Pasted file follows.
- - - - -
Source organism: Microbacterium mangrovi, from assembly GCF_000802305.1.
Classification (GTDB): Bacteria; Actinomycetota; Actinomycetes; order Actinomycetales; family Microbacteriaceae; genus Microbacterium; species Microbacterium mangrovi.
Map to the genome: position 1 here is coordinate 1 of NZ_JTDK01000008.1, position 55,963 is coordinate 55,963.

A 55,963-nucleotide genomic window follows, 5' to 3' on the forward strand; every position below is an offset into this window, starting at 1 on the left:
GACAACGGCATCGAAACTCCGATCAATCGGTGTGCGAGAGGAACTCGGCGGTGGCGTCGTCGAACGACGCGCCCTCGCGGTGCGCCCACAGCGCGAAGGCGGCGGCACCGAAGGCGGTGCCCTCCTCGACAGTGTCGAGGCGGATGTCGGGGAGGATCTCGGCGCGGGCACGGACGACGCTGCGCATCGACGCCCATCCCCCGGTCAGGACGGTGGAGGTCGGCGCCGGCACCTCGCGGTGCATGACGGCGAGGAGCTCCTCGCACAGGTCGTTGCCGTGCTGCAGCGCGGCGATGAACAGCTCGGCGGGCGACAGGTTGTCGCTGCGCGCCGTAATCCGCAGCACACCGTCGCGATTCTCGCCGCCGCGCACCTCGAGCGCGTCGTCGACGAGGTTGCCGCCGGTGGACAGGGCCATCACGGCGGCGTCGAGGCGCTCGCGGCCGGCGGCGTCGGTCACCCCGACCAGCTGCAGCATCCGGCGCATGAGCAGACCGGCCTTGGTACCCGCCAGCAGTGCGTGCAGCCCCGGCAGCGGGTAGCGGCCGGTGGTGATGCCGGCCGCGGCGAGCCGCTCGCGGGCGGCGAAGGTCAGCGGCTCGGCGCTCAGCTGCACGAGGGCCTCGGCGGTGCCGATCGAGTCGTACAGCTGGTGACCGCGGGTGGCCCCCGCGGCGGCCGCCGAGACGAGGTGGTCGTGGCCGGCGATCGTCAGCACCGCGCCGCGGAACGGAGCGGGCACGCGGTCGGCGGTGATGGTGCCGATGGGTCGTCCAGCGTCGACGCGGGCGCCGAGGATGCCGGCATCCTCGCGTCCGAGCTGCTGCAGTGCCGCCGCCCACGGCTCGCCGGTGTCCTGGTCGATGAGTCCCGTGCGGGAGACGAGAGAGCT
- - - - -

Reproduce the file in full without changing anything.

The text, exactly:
Source organism: Microbacterium mangrovi, from assembly GCF_000802305.1.
Classification (GTDB): Bacteria; Actinomycetota; Actinomycetes; order Actinomycetales; family Microbacteriaceae; genus Microbacterium; species Microbacterium mangrovi.
Map to the genome: position 1 here is coordinate 1 of NZ_JTDK01000008.1, position 55,963 is coordinate 55,963.

A 55,963-nucleotide genomic window follows, 5' to 3' on the forward strand; every position below is an offset into this window, starting at 1 on the left:
GACAACGGCATCGAAACTCCGATCAATCGGTGTGCGAGAGGAACTCGGCGGTGGCGTCGTCGAACGACGCGCCCTCGCGGTGCGCCCACAGCGCGAAGGCGGCGGCACCGAAGGCGGTGCCCTCCTCGACAGTGTCGAGGCGGATGTCGGGGAGGATCTCGGCGCGGGCACGGACGACGCTGCGCATCGACGCCCATCCCCCGGTCAGGACGGTGGAGGTCGGCGCCGGCACCTCGCGGTGCATGACGGCGAGGAGCTCCTCGCACAGGTCGTTGCCGTGCTGCAGCGCGGCGATGAACAGCTCGGCGGGCGACAGGTTGTCGCTGCGCGCCGTAATCCGCAGCACACCGTCGCGATTCTCGCCGCCGCGCACCTCGAGCGCGTCGTCGACGAGGTTGCCGCCGGTGGACAGGGCCATCACGGCGGCGTCGAGGCGCTCGCGGCCGGCGGCGTCGGTCACCCCGACCAGCTGCAGCATCCGGCGCATGAGCAGACCGGCCTTGGTACCCGCCAGCAGTGCGTGCAGCCCCGGCAGCGGGTAGCGGCCGGTGGTGATGCCGGCCGCGGCGAGCCGCTCGCGGGCGGCGAAGGTCAGCGGCTCGGCGCTCAGCTGCACGAGGGCCTCGGCGGTGCCGATCGAGTCGTACAGCTGGTGACCGCGGGTGGCCCCCGCGGCGGCCGCCGAGACGAGGTGGTCGTGGCCGGCGATCGTCAGCACCGCGCCGCGGAACGGAGCGGGCACGCGGTCGGCGGTGATGGTGCCGATGGGTCGTCCAGCGTCGACGCGGGCGCCGAGGATGCCGGCATCCTCGCGTCCGAGCTGCTGCAGTGCCGCCGCCCACGGCTCGCCGGTGTCCTGGTCGATGAGTCCCGTGCGGGAGACGAGAGAGCT